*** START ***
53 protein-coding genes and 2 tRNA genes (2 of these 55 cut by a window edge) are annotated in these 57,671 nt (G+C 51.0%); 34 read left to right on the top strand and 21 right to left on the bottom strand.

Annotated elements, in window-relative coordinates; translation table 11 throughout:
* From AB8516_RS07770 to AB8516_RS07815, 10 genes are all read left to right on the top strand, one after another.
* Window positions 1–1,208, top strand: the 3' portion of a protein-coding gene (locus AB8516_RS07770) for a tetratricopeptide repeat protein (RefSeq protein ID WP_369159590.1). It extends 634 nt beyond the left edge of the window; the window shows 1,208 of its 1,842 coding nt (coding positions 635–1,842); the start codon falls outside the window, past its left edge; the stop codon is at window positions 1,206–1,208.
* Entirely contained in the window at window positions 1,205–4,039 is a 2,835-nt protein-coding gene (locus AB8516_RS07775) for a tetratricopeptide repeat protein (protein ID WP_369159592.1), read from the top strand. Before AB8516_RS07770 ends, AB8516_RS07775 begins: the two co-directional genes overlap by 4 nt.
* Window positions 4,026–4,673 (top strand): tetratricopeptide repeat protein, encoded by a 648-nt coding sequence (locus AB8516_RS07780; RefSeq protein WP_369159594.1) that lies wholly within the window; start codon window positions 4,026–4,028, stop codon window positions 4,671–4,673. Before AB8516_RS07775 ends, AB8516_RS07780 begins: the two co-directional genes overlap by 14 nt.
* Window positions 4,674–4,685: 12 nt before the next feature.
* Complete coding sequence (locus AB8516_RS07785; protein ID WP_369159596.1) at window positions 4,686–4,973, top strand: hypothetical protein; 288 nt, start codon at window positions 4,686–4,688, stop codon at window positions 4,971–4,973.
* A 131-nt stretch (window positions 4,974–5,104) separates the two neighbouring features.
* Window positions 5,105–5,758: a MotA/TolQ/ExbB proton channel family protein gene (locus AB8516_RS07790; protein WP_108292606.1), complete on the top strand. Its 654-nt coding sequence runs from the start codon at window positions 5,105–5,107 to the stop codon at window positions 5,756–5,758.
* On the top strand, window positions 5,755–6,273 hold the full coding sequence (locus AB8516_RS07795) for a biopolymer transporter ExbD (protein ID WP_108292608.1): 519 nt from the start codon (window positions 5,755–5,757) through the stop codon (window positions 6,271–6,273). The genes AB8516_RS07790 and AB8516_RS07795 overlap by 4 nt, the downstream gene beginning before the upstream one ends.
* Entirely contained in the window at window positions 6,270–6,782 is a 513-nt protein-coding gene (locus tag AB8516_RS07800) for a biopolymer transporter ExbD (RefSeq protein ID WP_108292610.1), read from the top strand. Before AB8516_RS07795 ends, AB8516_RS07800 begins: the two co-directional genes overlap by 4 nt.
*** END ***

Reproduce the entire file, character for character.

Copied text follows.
53 protein-coding genes and 2 tRNA genes (2 of these 55 cut by a window edge) are annotated in these 57,671 nt (G+C 51.0%); 34 read left to right on the top strand and 21 right to left on the bottom strand.

Annotated elements, in window-relative coordinates; translation table 11 throughout:
* From AB8516_RS07770 to AB8516_RS07815, 10 genes are all read left to right on the top strand, one after another.
* Window positions 1–1,208, top strand: the 3' portion of a protein-coding gene (locus AB8516_RS07770) for a tetratricopeptide repeat protein (RefSeq protein ID WP_369159590.1). It extends 634 nt beyond the left edge of the window; the window shows 1,208 of its 1,842 coding nt (coding positions 635–1,842); the start codon falls outside the window, past its left edge; the stop codon is at window positions 1,206–1,208.
* Entirely contained in the window at window positions 1,205–4,039 is a 2,835-nt protein-coding gene (locus AB8516_RS07775) for a tetratricopeptide repeat protein (protein ID WP_369159592.1), read from the top strand. Before AB8516_RS07770 ends, AB8516_RS07775 begins: the two co-directional genes overlap by 4 nt.
* Window positions 4,026–4,673 (top strand): tetratricopeptide repeat protein, encoded by a 648-nt coding sequence (locus AB8516_RS07780; RefSeq protein WP_369159594.1) that lies wholly within the window; start codon window positions 4,026–4,028, stop codon window positions 4,671–4,673. Before AB8516_RS07775 ends, AB8516_RS07780 begins: the two co-directional genes overlap by 14 nt.
* Window positions 4,674–4,685: 12 nt before the next feature.
* Complete coding sequence (locus AB8516_RS07785; protein ID WP_369159596.1) at window positions 4,686–4,973, top strand: hypothetical protein; 288 nt, start codon at window positions 4,686–4,688, stop codon at window positions 4,971–4,973.
* A 131-nt stretch (window positions 4,974–5,104) separates the two neighbouring features.
* Window positions 5,105–5,758: a MotA/TolQ/ExbB proton channel family protein gene (locus AB8516_RS07790; protein WP_108292606.1), complete on the top strand. Its 654-nt coding sequence runs from the start codon at window positions 5,105–5,107 to the stop codon at window positions 5,756–5,758.
* On the top strand, window positions 5,755–6,273 hold the full coding sequence (locus AB8516_RS07795) for a biopolymer transporter ExbD (protein ID WP_108292608.1): 519 nt from the start codon (window positions 5,755–5,757) through the stop codon (window positions 6,271–6,273). The genes AB8516_RS07790 and AB8516_RS07795 overlap by 4 nt, the downstream gene beginning before the upstream one ends.
* Entirely contained in the window at window positions 6,270–6,782 is a 513-nt protein-coding gene (locus tag AB8516_RS07800) for a biopolymer transporter ExbD (RefSeq protein ID WP_108292610.1), read from the top strand. Before AB8516_RS07795 ends, AB8516_RS07800 begins: the two co-directional genes overlap by 4 nt.